66 years ago, on the 27-th of January, 1943, the blockade of Leningrad was completely called off. And several days ago in the Russian Internet there were lots of articles about cats of blockaded Leningrad published. But what’s so special about them? That’s the very thing you’re going to find out now.
There are two monuments commemorating cats: first one is a bronze monument commemorating Elisey cat and the second one is commemorating his friend, Vasilisa cat. They were fixed up 10 years ago and since then they were satisfying the eye of tourists and city’s inhabitants. There is a belief that if you throw a coin onto the Elisey’s monuments it will bring you happiness and plenty of luck.
One would think, how sweet of them, people of Saint-Petersburg fixed up several monuments commemorating their favorite pet… but it turned out to be that the cats themselves deserved that.
September 8, 1941, the city was besieged and the blockade lasted for 900 days. Soon enough there was no food in the city at all and the inhabitants began dying of hunger. During the terrible 1941-1942’s winter dwellers of the city ate everything they could and even pets were eaten (and that saved many peoples’ lives.) But if people are dying – rats begin to proliferate.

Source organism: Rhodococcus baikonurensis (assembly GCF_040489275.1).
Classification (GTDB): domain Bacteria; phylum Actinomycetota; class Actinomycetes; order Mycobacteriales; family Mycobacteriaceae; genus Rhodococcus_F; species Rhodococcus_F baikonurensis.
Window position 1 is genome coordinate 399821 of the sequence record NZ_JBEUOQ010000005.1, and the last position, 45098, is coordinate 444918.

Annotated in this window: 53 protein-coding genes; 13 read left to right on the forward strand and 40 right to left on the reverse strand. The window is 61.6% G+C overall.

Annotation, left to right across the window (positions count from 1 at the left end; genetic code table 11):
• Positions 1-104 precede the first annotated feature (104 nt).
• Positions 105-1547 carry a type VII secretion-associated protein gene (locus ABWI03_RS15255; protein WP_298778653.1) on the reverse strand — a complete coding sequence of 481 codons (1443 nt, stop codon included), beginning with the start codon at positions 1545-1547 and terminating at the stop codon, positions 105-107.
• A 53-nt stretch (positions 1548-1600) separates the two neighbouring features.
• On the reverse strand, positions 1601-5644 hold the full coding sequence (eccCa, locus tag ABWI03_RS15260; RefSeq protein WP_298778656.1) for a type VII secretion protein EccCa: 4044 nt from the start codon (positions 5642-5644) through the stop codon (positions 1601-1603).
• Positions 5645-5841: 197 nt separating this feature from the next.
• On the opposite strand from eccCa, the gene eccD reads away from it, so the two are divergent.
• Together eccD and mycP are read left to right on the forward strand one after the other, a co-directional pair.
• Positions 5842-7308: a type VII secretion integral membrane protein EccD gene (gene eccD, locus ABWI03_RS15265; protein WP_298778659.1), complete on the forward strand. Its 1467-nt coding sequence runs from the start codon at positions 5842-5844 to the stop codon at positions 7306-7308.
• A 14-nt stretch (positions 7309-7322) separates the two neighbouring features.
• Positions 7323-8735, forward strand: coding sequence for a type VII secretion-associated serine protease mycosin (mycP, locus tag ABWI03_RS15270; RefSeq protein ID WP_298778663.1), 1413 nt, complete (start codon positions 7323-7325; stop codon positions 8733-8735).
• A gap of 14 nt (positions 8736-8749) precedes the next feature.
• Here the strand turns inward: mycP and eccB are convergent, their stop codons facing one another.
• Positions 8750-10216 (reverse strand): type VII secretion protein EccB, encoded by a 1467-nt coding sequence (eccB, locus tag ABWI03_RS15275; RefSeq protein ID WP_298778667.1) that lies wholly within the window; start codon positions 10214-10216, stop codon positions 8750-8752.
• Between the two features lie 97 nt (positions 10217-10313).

A few months later there were literally tens of thousands or even more rats prowling about the city and terrifying all the citizens. No weapon could do any harm to these monsters whether it was bombing or fire. The beasts ate even the smallest bits of food, all the provision remnants that were left in the city at the time. Moreover, because of rats the city was under the threat of epidemic diseases. And then the government put a fabulous idea through, they decided to gather cats all over Russia and send them to the city where they were right in place.
Altogether, during the blockade period more than 5000 cats from Omsk, Tyumen, Irkutsk and some other cities were sent to Leningrad and completed they job well – the city was cleared off.
There was another cat, his name was Maksim and he was one of the least cats which lived through the blockade. Some 15 years ago, a woman who owned the cat told this story to one of Russian newspapers.
The family had cat Maksim and a parrot which was called Jack. Almost every day, their uncle that lived together with them wanted to make a meal of the cat and each time the rest of the family went out they always locked the cat into the storeroom. As time passed by, the cat began growing malnourished and sicky because of poor food. Once, Maksim managed to jump onto the cupboard and opened the cage where the parrot Jack lived in. Family thought that the cat would eat Jack, but instead of doing so two pets huddled up to one another for warmth and fell asleep. After that, the uncle didn’t try to make anything bad to the cat.
Soon after the parrot died but Maksim survived and happened to be one of the few cats that lived through the blockade. Maksim died in 1957. Of old age.
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